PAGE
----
Work continues in preparation for Pier’s new development

  • 26 June, 2018
  • Development
  • On the pier


Work is progressing at pace to prepare Clacton Pier for it biggest ever

Bosses are putting the final touches to a million pound plus project to
create a 52 week a year undercover attraction which will pull visitors into the

Rides and other equipment inside the entrance to the Pier and under the
concourse have been completely removed and stored as part of the scheme.

It has opened up more than 20,000 square feet of space which will be
totally revamped.

A new £75,000 transformer which will provide all the power needed to run
the 6.5 acre site well into the future was completed outside the boundary last
week and is a significant development in the overall plan.

Pier Director Billy Ball said that the final financial details are being
rubber stamped with the bank and all the health and safety certificates are now
in place for the main work to go ahead.

“Preparations began back in October and a great deal has been achieved
in a short term to get the site ready for the construction side of the project
to get underway,” he said.

“We had hoped to be in a position before Christmas to reveal the full
extent of what we are planning but we now aim to be able to do that later this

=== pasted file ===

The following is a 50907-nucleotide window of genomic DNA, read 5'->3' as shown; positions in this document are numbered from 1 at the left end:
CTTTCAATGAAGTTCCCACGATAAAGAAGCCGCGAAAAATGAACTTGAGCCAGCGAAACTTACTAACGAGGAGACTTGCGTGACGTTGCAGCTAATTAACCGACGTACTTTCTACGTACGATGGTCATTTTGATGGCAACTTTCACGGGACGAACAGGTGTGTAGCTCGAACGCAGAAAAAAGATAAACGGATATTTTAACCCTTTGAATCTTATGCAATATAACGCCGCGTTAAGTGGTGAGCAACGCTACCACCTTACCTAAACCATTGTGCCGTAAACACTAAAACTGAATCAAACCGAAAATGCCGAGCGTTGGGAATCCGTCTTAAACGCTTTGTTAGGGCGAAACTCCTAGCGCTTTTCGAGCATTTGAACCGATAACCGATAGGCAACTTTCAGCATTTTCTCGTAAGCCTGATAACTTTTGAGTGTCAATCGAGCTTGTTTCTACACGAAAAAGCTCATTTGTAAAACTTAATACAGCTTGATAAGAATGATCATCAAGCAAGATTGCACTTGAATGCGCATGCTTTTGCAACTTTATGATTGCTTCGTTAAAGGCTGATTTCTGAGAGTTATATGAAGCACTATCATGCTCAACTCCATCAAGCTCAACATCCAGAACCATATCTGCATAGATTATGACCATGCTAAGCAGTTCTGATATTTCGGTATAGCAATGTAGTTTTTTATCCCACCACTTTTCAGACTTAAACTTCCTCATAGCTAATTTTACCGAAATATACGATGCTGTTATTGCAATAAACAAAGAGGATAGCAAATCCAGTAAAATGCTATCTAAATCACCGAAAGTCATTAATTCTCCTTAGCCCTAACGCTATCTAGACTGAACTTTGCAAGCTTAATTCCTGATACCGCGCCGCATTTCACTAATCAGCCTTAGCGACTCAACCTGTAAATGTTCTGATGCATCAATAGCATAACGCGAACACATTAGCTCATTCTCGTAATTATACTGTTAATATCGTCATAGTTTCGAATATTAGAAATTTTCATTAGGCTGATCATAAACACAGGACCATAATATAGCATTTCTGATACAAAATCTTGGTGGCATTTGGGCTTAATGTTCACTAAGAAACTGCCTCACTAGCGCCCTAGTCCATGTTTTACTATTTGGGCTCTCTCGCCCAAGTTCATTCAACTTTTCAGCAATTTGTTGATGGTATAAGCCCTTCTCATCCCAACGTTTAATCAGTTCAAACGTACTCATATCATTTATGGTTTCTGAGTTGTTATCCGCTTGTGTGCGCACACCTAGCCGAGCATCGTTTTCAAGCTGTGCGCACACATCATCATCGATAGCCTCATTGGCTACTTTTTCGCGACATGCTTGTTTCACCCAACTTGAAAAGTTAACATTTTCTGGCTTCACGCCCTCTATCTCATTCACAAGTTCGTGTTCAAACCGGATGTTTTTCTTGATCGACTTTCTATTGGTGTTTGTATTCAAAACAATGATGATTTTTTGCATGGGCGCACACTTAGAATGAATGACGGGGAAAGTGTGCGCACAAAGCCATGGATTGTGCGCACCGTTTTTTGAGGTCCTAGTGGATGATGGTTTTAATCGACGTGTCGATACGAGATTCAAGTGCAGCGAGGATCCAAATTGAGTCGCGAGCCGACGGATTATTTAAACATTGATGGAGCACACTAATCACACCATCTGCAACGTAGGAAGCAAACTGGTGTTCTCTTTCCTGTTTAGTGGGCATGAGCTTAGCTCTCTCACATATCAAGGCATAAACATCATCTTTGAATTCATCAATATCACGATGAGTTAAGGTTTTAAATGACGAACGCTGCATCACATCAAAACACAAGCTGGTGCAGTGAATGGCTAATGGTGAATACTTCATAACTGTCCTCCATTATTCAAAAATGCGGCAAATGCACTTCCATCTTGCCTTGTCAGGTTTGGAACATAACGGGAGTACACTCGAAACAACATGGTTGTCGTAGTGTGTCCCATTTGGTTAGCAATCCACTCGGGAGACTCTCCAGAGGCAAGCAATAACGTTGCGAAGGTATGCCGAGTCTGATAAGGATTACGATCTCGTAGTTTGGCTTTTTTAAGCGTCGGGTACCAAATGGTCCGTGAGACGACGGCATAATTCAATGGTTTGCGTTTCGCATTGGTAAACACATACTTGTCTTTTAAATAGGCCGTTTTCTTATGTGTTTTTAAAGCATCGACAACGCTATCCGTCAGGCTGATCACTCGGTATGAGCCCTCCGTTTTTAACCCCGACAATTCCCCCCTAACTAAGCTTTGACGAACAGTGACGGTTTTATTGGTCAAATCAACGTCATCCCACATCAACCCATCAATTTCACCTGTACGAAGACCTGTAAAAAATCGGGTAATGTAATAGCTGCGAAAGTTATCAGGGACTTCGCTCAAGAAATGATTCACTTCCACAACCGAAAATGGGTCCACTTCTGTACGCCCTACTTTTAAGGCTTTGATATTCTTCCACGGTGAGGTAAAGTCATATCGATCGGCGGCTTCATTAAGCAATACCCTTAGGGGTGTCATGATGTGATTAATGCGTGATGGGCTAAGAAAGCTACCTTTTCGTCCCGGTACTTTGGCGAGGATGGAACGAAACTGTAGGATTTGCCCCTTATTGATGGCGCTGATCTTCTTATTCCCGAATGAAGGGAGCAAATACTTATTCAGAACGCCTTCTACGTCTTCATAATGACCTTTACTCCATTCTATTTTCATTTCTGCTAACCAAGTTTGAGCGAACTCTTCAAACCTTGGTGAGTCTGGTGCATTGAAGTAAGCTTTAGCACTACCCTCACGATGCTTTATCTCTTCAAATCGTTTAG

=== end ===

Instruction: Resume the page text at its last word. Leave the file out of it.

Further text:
“We do not want to unveil the whole scheme until all the paperwork is
completed and I think people will be really excited when they see what is to be
undertaken over the next year or so.”

The Pier’s previous power supply was the original one from the 1930’s
and was coming to the end of its natural life.

The new transformer will be more efficient and safer to run and will add
to the site’s ever-improving environmental credentials.

“It will serve our current needs but also the ambitions we have to grow
in the future,” added Mr Ball.

“Being outside the boundary of the Pier it will also allow the Fire
Service to isolate the power before having to tackle any incidents that might
occur on the structure itself.”

The transformer is already live but a full switchover is planned for the
week starting January 22. All the various power networks and contractors will
be coming together and the Pier will need to be closed for up to five days.

Special generators will be brought in to run the filtration and life
support systems for the Seaquarium; refrigerated vans and units will be used to
store supplies for the food outlets and temporary arrangements made for the
navigational aids at the end of the structure used by boats.

During this time only maintenance and security staff will remain and
phone lines will be diverted to voicemail and dealt with by off site
operational staff for those five days.

The roof on the eastern part of the building as well as over the
concourse is being removed.

“The Pier will look in complete darkness at times and it may seem as
though it has been closed down,” said Mr Ball.

“However, nothing could be further from the truth and it will soon
return to life with the most exciting upgrade for five decades taking place.”


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